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The Best to be Honored: 2016 Miss. Sports Hall of Fame Inductees Announced

JACKSON, Miss.–Being great at basketball, baseball or football can mean a career. If you’re truly great, it could also mean the Mississippi Sports Hall of Fame could be in your future. The group that’ll be inducted in July 2016 was announced Monday.

The winningest coach in the history of Mississippi State football, Jackie Sherill, is on the list. He guided the Bulldogs to an historic win over Alabama in 1996.

A news release from the Sports Hall has bios of all of the inductees:

Two College Football Hall of Famers, Wesley Walls and Sean Brewer, are also in the 2016 class.

The MSHOF’s Class of 2016 also will include Alcorn State and NBA basketball great Larry Smith, Southern Miss women’s basketball coaching legend Kay James and football trailblazer Willie Heidelburg, Mississippi’s first Division I African American football player and standout.

Voting was done by a statewide selection committee representing all facets of Mississippi sports.

The six will be inducted July 30, 2016, in ceremonies at the Jackson Convention Complex.

For more on the Class of 2016, in alphabetical order:

Sean Brewer: Perhaps the most decorated player in the history of NCAA Division III football, Brewer is the first Millsaps College player ever selected for the College Football Hall of Fame and joins his late father, Ole Miss and NFL football star Johnny Brewer, in the MSHOF. Sean Brewer, a three-time first team All American, will be inducted into the College Football Hall of Fame Dec. 8 at the Waldorf-Astoria Hotel in New York City. Sean Brewer dominated at Millsaps, making more than 400 career tackles and 56 quarterback sacks. The national Division III defensive player of the year honor is named for Brewer, a Redwood native.

Willie Heidelburg: The late Heidelburg, a Lumberton native, is most known for his two-touchdown performance in Southern Miss’ historic 30-14 victory over Ole Miss in 1970, but his impact on Mississippi college football was much larger. After two years of all-star play for Pearl River Junior College, Heidelburg signed with USM and became the first African American to play at a Mississippi Division I school. He stood only 5 feet, 5 inches tall and weighed but 143 pounds, but his quickness and speed made him an effective runner. Later, Heidelburg became a long-time coach at both Murrah High and Belhaven. He died in October of 2013 at age 63.

Kay James: James, who coached for 22 seasons at Southern Miss, is the all-time winningest coach in Lady Eagle history with 403 victories. In 27 seasons, James recorded 488 wins against 244 losses. She is one of 46 coaches with 400-plus victories in NCAA Division I history. She also ranks in the top 25 of all-time Division I coaches in victories, seasons coached and games coached. She guided the Lady Eagles to 10 post-season bids and is a member of USM’s exclusive Legends Club. In 2012, James received the Women’s Basketball Coaches Association Lifetime Achievement Award in recognition of her lifetime of service to women’s basketball.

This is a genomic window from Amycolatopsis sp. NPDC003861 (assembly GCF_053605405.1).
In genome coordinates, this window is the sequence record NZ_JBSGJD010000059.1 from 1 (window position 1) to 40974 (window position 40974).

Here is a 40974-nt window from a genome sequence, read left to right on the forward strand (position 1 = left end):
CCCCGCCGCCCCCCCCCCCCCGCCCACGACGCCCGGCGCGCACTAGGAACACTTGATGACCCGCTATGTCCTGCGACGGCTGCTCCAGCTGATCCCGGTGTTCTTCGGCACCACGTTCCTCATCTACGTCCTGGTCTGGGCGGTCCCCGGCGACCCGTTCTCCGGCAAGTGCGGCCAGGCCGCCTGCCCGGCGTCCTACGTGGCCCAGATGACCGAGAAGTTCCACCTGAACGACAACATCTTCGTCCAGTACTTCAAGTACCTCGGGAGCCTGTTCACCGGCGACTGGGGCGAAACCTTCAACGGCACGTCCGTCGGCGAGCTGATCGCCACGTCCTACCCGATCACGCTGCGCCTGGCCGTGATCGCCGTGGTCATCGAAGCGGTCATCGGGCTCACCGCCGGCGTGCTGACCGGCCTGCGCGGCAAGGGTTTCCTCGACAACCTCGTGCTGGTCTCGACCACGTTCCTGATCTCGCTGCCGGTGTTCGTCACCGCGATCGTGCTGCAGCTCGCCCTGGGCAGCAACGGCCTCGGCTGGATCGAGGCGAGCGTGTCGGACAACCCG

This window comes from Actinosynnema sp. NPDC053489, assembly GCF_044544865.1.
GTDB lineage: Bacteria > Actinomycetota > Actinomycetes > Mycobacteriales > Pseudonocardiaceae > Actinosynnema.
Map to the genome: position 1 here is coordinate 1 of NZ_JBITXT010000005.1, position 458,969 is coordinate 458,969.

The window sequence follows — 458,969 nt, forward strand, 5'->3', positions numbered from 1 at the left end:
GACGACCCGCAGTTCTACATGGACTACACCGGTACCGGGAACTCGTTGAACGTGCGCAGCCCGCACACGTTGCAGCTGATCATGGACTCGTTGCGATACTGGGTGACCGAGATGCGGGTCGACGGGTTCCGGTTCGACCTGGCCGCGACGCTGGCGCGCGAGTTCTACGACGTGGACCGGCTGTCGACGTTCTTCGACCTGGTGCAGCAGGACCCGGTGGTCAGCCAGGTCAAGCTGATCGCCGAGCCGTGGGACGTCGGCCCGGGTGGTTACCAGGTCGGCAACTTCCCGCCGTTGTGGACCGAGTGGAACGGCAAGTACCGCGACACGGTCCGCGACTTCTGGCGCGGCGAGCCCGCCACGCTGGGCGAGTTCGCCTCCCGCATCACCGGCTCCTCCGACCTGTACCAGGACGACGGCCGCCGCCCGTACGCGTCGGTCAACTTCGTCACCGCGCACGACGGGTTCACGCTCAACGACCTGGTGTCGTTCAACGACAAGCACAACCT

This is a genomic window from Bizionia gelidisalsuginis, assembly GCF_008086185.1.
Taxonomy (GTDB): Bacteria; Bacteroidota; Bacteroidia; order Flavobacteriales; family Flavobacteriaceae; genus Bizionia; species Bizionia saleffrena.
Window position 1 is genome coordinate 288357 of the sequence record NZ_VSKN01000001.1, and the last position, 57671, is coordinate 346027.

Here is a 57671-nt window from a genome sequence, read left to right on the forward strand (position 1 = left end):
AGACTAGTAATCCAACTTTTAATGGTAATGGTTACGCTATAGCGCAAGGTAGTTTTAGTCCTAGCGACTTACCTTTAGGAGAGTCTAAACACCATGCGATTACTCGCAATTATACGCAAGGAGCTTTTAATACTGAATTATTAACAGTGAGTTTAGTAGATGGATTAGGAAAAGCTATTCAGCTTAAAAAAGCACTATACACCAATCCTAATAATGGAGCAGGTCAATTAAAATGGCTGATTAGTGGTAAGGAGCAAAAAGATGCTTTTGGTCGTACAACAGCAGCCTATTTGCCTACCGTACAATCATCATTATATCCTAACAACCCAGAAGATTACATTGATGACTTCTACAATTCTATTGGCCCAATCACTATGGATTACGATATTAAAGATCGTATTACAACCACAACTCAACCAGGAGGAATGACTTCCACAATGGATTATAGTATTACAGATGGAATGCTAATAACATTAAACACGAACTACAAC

Jackie Sherrill: Sherrill, a Biloxi native, was an outstanding player for Bear Bryant at Alabama and began his coaching career as a graduate assistant for Bryant in 1966. After several stops as an assistant he became a head coach at four different schools, Washington State, Pittsburgh, Texas A & M and Mississippi State, where he revived the Bulldogs program taking them to six bowl games, four Top 20 rankings in the final Associated Press poll, and the 1998 SEC West title. He remains the only Mississippi coach to take a team to the SEC Championship Game. His career coaching record: 180-120-4.

Larry Smith: Generally considered the greatest basketball player in Alcorn State’s proud basketball history, Smith went on to play 13 seasons in the NBA where he was consistently a top rebounder. Smith led Hall of Famer Dave Whitney’s Braves to a 27-0 record and a historic, 80-78 NIT victory over Mississippi State in Starkville in 1979. For his Alcorn career, Smith averaged 18 points and 13 rebounds a game. As a senior, the Hollandale native averaged 20 points and 15 rebounds per game. Smith was a first-round pick of the Golden State Warriors in 1980 and he averaged 9.2 rebounds per game for his NBA career and in 1985-86 led the entire NBA in offensive rebounds. Though not known as a scorer, he made 53 percent of his field goal tries over 13 seasons.

Wesley Walls: This Pontotoc native, a 2014 inductee into the College Football Hall of Fame, is one of football’s last two-way standouts. Walls starred as both a defensive end and tight end at Ole Miss where he made All American as a senior tight end. When Ole Miss defeated No. 12 Alabama at Tuscaloosa in 1988, Walls not only had seven catches for 79 yards but had a quarterback sack for a Rebel defense that did not allow a pass completion the entire game. He was selected as a member of the All-SEC Team of the 1980s and went on to a productive 14-year NFL career during which he made All-Pro four times and played in five Pro Bowls. He caught 540 NFL passes, including 54 for touchdowns.

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